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  17. Otasio Bueno, Henry Jackman, Jonathan M. Weinberg & Steven D. Hales (2008). Book Symposium: Steven D. Hales, Relativism and the Foundations of Philosophy (Mit Press, 2006). International Journal of Philosophical Studies 16 (2).
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  18. Stacey Swain, Joshua Alexander & Jonathan M. Weinberg (2008). The Instability of Philosophical Intuitions: Running Hot and Cold on Truetemp. Philosophy and Phenomenological Research 76 (1):138-155.
    A growing body of empirical literature challenges philosophers’ reliance on intuitions as evidence based on the fact that intuitions vary according to factors such as cultural and educational background, and socio-economic status. Our research extends this challenge, investigating Lehrer's appeal to the Truetemp Case as evidence against reliabilism. We found that intuitions in response to this case varyaccording to whether, and which, other thought-experiments are considered first. Our results show that compared to subjects who receive the Truetemp Case first, subjects (...)
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  19. Jonathan M. Weinberg (2008). Configuring the Cognitive Imagination. In Kathleen Stock & Katherine Thomsen-Jones (eds.), New Waves in Aesthetics. Palgrave Macmillan. 203-223.
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  20. Jonathan M. Weinberg (2008). Naturalism and Intuitions: Commentary on Steven Hales, Relativism and the Foundations of Philosophy. International Journal of Philosophical Studies 16 (2):263 – 270.
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  21. Jonathan M. Weinberg & Ron Mallon (2008). Living with Innateness (and Environmental Dependence Too). Philosophical Psychology 21 (3):415 – 424.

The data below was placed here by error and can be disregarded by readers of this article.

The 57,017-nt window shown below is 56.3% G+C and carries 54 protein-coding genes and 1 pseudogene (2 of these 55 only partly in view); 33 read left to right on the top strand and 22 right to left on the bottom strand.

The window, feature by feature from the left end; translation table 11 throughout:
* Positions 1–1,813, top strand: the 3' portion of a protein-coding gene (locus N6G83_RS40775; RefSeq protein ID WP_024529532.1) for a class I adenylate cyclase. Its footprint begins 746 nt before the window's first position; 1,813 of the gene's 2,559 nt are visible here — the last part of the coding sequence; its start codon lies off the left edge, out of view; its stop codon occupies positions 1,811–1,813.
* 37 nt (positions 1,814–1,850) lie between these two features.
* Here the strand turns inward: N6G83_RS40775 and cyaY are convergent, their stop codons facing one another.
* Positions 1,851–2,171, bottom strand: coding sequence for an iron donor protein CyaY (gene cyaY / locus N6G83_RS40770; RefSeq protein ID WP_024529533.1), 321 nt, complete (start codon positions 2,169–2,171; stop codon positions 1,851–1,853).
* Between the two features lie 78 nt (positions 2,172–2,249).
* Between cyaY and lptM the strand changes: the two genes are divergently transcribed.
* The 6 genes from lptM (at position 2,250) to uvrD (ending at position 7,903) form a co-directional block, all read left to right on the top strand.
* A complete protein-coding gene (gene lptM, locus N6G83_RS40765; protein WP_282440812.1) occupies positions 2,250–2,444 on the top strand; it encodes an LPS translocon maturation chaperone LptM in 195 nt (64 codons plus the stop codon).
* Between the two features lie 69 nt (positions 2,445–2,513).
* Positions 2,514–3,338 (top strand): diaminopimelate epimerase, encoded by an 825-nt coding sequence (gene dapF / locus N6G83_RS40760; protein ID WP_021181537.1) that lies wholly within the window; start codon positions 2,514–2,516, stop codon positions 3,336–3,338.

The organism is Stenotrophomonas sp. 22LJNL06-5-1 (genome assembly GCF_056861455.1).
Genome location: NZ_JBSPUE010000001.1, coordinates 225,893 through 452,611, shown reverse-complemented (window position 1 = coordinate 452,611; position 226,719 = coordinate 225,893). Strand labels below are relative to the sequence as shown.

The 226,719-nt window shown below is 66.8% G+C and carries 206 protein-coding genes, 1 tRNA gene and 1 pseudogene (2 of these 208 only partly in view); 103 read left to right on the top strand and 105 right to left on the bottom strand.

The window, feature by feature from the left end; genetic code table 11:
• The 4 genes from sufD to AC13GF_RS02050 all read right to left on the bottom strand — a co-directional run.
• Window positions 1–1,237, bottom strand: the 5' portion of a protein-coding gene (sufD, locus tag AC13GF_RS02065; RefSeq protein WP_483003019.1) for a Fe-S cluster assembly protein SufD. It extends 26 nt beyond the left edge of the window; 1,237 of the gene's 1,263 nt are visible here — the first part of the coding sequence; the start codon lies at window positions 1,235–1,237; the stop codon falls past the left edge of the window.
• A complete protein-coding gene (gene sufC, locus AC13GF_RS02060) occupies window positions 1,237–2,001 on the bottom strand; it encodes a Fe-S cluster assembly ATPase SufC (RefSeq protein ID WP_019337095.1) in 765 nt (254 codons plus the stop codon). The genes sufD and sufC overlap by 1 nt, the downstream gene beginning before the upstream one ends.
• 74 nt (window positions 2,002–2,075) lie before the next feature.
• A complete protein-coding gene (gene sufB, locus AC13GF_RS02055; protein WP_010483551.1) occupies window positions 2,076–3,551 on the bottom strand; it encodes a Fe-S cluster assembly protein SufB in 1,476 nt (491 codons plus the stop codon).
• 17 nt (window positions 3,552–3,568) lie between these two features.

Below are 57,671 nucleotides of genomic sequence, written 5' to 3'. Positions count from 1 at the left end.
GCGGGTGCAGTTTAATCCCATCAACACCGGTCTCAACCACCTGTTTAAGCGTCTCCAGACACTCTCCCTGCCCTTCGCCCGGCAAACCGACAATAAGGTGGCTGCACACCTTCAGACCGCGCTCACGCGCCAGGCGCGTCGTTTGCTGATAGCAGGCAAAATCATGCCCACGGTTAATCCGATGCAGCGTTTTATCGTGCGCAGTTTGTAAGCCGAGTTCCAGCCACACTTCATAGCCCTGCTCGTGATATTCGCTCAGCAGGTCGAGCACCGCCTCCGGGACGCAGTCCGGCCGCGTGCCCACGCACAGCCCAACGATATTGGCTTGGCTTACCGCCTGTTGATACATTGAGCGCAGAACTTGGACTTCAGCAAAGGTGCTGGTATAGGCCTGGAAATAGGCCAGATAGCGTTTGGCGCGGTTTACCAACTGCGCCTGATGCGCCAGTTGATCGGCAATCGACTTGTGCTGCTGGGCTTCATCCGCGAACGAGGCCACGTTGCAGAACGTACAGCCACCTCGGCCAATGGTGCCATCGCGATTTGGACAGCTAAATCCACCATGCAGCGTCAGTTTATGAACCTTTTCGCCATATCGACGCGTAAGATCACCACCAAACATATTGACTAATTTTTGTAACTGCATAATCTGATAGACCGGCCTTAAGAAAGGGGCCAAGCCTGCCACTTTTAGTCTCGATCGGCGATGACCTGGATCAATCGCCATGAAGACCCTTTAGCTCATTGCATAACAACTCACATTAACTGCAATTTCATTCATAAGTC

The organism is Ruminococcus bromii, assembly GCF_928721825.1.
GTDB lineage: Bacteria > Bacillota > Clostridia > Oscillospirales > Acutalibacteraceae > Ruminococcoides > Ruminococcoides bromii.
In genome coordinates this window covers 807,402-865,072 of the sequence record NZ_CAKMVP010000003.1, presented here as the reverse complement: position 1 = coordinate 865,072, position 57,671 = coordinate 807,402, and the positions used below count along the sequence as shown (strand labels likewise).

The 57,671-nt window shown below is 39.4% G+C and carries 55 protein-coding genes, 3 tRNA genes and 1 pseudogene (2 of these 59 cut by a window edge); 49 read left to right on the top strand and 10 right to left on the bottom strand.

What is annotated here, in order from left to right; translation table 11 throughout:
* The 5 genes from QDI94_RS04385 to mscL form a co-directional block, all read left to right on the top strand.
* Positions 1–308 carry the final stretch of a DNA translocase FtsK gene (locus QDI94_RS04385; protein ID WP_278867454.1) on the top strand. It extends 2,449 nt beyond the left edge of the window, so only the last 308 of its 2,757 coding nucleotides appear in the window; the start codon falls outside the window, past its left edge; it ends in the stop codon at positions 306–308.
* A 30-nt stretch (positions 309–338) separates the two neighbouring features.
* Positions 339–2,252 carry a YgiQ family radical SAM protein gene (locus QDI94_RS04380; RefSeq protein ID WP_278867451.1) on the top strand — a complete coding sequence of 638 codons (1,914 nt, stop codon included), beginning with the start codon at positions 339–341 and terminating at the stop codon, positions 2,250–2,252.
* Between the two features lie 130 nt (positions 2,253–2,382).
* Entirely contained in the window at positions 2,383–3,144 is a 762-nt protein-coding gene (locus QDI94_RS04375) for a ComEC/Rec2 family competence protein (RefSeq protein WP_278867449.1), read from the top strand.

Griffiths and Machery contend that the concept of innateness should be dispensed with in the sciences. We contend that, once that concept is properly understood as what we have called 'closed process invariance', it is still of significant use in the sciences, especially cognitive science.
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  22. Joshua Alexander & Jonathan M. Weinberg (2007). Analytic Epistemology and Experimental Philosophy. Philosophy Compass 2 (1):56–80.
    It has been standard philosophical practice in analytic philosophy to employ intuitions generated in response to thought-experiments as evidence in the evaluation of philosophical claims. In part as a response to this practice, an exciting new movement—experimental philosophy—has recently emerged. This movement is unified behind both a common methodology and a common aim: the application of methods of experimental psychology to the study of the nature of intuitions. In this paper, we will introduce two different views concerning the relationship that (...)
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  23. Jonathan M. Weinberg (2007). How to Challenge Intuitions Empirically Without Risking Skepticism. Midwest Studies in Philosophy 31 (1):318–343.